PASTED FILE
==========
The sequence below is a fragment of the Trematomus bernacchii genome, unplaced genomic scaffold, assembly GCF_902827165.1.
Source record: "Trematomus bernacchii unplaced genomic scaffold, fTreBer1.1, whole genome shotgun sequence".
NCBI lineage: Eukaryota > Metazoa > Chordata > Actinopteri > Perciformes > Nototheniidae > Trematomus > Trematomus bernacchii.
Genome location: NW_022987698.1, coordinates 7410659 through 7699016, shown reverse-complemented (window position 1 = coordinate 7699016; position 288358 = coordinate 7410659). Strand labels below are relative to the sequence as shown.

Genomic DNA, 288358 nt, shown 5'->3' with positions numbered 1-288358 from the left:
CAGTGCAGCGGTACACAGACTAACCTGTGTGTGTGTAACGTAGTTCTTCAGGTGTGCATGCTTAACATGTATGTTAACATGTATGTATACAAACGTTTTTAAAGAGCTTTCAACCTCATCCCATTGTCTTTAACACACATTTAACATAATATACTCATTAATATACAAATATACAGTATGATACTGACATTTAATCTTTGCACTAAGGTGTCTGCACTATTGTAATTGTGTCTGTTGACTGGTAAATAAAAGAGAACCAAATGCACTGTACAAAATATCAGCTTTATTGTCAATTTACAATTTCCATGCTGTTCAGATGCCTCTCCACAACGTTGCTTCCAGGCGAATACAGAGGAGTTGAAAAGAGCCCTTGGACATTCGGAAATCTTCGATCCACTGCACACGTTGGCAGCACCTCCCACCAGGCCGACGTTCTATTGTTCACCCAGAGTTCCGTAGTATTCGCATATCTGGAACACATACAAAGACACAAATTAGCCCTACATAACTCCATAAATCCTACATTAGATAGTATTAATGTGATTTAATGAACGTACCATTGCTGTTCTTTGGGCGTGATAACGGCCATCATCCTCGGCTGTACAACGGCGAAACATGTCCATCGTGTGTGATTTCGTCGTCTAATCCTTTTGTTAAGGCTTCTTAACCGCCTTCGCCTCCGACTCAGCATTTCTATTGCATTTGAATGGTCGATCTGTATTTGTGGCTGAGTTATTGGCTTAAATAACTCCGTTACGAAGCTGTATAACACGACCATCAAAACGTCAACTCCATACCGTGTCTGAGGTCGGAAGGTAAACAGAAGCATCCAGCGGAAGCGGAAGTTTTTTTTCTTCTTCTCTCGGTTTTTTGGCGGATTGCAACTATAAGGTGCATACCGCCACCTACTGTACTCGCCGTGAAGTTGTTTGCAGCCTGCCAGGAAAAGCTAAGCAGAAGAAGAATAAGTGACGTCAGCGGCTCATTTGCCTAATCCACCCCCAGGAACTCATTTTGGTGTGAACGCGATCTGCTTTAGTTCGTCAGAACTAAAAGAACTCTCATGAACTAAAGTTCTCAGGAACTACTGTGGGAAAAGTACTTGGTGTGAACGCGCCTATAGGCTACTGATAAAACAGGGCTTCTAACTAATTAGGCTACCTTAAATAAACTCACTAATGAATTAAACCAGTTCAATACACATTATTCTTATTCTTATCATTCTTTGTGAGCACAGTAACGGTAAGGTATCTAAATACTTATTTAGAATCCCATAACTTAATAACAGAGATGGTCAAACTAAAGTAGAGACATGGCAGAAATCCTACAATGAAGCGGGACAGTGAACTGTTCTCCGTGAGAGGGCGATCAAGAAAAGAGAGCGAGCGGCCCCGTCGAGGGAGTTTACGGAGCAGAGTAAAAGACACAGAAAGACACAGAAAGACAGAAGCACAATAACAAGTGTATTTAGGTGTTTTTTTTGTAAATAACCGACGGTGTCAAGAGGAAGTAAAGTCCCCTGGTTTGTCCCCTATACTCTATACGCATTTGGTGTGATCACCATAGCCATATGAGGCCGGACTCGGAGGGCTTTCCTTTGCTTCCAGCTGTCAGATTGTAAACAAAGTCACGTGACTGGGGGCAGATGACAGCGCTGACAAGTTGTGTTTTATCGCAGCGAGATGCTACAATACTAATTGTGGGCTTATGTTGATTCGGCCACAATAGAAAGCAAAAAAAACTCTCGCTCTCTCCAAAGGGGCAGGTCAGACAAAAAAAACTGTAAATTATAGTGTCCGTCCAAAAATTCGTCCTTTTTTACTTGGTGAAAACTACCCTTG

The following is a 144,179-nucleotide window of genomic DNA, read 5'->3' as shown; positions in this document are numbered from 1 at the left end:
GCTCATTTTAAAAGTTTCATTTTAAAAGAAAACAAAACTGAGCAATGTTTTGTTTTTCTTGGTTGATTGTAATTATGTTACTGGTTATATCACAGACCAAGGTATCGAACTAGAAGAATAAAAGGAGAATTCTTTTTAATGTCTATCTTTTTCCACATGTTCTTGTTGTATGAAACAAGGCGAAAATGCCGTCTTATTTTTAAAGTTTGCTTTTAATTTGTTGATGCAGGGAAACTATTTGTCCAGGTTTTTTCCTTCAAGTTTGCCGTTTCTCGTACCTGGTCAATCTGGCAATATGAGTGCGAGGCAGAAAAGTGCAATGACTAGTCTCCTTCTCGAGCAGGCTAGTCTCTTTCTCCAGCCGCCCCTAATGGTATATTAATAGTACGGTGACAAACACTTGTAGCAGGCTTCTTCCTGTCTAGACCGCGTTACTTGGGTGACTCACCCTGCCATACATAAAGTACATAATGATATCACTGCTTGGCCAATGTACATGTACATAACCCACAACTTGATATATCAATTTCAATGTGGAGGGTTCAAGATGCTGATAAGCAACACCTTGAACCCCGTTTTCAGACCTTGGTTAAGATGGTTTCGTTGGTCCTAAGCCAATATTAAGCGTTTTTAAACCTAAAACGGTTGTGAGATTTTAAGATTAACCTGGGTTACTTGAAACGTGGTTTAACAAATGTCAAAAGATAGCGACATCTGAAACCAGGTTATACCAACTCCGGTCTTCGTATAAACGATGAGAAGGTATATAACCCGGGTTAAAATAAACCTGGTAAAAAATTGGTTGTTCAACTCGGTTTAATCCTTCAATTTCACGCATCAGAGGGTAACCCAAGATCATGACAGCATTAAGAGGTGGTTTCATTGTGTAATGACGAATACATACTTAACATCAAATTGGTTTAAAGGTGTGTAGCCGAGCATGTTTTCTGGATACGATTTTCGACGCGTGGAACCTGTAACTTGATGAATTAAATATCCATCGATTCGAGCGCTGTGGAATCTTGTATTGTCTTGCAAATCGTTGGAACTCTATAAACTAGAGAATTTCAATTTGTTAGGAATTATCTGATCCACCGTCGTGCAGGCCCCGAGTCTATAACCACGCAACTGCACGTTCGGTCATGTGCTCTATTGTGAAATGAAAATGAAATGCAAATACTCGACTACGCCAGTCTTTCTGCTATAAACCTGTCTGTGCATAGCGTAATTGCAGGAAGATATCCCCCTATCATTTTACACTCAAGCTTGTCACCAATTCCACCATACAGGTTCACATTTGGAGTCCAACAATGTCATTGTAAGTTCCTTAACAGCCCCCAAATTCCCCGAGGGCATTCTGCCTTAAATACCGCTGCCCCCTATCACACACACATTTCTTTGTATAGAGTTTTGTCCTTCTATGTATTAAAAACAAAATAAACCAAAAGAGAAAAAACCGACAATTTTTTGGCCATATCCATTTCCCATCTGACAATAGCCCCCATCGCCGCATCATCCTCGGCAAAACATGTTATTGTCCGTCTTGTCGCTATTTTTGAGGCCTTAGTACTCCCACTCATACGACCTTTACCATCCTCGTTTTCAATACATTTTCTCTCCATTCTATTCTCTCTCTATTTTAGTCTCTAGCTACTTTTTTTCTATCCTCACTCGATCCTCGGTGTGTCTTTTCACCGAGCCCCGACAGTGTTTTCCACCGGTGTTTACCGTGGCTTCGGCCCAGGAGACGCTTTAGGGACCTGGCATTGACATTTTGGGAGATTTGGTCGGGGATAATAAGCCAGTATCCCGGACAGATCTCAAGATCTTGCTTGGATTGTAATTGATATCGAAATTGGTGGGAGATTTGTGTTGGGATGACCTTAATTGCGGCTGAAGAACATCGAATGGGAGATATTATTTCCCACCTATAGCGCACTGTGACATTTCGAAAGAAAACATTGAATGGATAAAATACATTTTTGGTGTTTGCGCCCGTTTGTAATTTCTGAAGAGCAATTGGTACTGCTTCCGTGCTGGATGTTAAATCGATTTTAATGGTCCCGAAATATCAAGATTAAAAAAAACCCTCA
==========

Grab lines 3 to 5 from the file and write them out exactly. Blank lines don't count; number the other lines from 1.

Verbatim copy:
NCBI lineage: Eukaryota > Metazoa > Chordata > Actinopteri > Perciformes > Nototheniidae > Trematomus > Trematomus bernacchii.
Genome location: NW_022987698.1, coordinates 7410659 through 7699016, shown reverse-complemented (window position 1 = coordinate 7699016; position 288358 = coordinate 7410659). Strand labels below are relative to the sequence as shown.

Genomic DNA, 288358 nt, shown 5'->3' with positions numbered 1-288358 from the left: